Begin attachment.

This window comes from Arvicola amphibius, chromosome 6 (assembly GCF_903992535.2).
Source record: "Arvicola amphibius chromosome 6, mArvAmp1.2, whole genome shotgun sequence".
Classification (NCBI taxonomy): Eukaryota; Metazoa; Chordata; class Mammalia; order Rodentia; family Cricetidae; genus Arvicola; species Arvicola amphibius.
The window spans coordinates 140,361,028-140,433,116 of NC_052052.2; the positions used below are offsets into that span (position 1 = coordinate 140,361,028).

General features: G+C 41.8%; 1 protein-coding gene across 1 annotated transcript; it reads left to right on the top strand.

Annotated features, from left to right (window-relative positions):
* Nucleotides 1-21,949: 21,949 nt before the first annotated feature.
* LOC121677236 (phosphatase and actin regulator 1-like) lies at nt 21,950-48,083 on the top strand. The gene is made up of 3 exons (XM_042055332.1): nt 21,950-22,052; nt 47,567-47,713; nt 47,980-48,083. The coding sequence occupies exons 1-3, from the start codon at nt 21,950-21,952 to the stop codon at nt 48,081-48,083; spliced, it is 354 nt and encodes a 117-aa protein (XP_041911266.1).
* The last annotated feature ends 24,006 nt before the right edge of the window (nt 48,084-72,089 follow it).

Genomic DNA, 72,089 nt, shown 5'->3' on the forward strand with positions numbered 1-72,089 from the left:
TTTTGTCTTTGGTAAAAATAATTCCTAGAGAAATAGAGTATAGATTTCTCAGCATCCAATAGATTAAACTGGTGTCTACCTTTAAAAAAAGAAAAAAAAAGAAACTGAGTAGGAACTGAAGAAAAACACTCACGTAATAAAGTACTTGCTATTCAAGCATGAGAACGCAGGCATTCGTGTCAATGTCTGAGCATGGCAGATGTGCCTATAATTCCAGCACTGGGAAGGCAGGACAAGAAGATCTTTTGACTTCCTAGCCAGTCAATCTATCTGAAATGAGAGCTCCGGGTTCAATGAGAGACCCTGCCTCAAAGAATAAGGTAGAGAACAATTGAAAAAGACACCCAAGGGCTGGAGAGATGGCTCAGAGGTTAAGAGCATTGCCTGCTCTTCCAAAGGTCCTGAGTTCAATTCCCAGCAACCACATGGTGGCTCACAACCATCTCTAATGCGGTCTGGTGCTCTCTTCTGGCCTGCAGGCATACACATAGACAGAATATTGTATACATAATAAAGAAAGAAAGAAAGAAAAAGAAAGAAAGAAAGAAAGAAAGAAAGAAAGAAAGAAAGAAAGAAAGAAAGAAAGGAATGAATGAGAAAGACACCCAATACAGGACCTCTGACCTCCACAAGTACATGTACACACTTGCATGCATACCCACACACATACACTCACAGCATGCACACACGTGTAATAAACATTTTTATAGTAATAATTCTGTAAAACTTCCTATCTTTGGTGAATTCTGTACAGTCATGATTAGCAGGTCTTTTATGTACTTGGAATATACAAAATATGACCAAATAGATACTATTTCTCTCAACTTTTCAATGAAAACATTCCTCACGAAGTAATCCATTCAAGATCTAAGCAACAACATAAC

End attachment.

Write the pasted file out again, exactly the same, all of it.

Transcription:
This window comes from Arvicola amphibius, chromosome 6 (assembly GCF_903992535.2).
Source record: "Arvicola amphibius chromosome 6, mArvAmp1.2, whole genome shotgun sequence".
Classification (NCBI taxonomy): Eukaryota; Metazoa; Chordata; class Mammalia; order Rodentia; family Cricetidae; genus Arvicola; species Arvicola amphibius.
The window spans coordinates 140,361,028-140,433,116 of NC_052052.2; the positions used below are offsets into that span (position 1 = coordinate 140,361,028).

General features: G+C 41.8%; 1 protein-coding gene across 1 annotated transcript; it reads left to right on the top strand.

Annotated features, from left to right (window-relative positions):
* Nucleotides 1-21,949: 21,949 nt before the first annotated feature.
* LOC121677236 (phosphatase and actin regulator 1-like) lies at nt 21,950-48,083 on the top strand. The gene is made up of 3 exons (XM_042055332.1): nt 21,950-22,052; nt 47,567-47,713; nt 47,980-48,083. The coding sequence occupies exons 1-3, from the start codon at nt 21,950-21,952 to the stop codon at nt 48,081-48,083; spliced, it is 354 nt and encodes a 117-aa protein (XP_041911266.1).
* The last annotated feature ends 24,006 nt before the right edge of the window (nt 48,084-72,089 follow it).

Genomic DNA, 72,089 nt, shown 5'->3' on the forward strand with positions numbered 1-72,089 from the left:
TTTTGTCTTTGGTAAAAATAATTCCTAGAGAAATAGAGTATAGATTTCTCAGCATCCAATAGATTAAACTGGTGTCTACCTTTAAAAAAAGAAAAAAAAAGAAACTGAGTAGGAACTGAAGAAAAACACTCACGTAATAAAGTACTTGCTATTCAAGCATGAGAACGCAGGCATTCGTGTCAATGTCTGAGCATGGCAGATGTGCCTATAATTCCAGCACTGGGAAGGCAGGACAAGAAGATCTTTTGACTTCCTAGCCAGTCAATCTATCTGAAATGAGAGCTCCGGGTTCAATGAGAGACCCTGCCTCAAAGAATAAGGTAGAGAACAATTGAAAAAGACACCCAAGGGCTGGAGAGATGGCTCAGAGGTTAAGAGCATTGCCTGCTCTTCCAAAGGTCCTGAGTTCAATTCCCAGCAACCACATGGTGGCTCACAACCATCTCTAATGCGGTCTGGTGCTCTCTTCTGGCCTGCAGGCATACACATAGACAGAATATTGTATACATAATAAAGAAAGAAAGAAAGAAAAAGAAAGAAAGAAAGAAAGAAAGAAAGAAAGAAAGAAAGAAAGAAAGAAAGAAAGGAATGAATGAGAAAGACACCCAATACAGGACCTCTGACCTCCACAAGTACATGTACACACTTGCATGCATACCCACACACATACACTCACAGCATGCACACACGTGTAATAAACATTTTTATAGTAATAATTCTGTAAAACTTCCTATCTTTGGTGAATTCTGTACAGTCATGATTAGCAGGTCTTTTATGTACTTGGAATATACAAAATATGACCAAATAGATACTATTTCTCTCAACTTTTCAATGAAAACATTCCTCACGAAGTAATCCATTCAAGATCTAAGCAACAACATAAC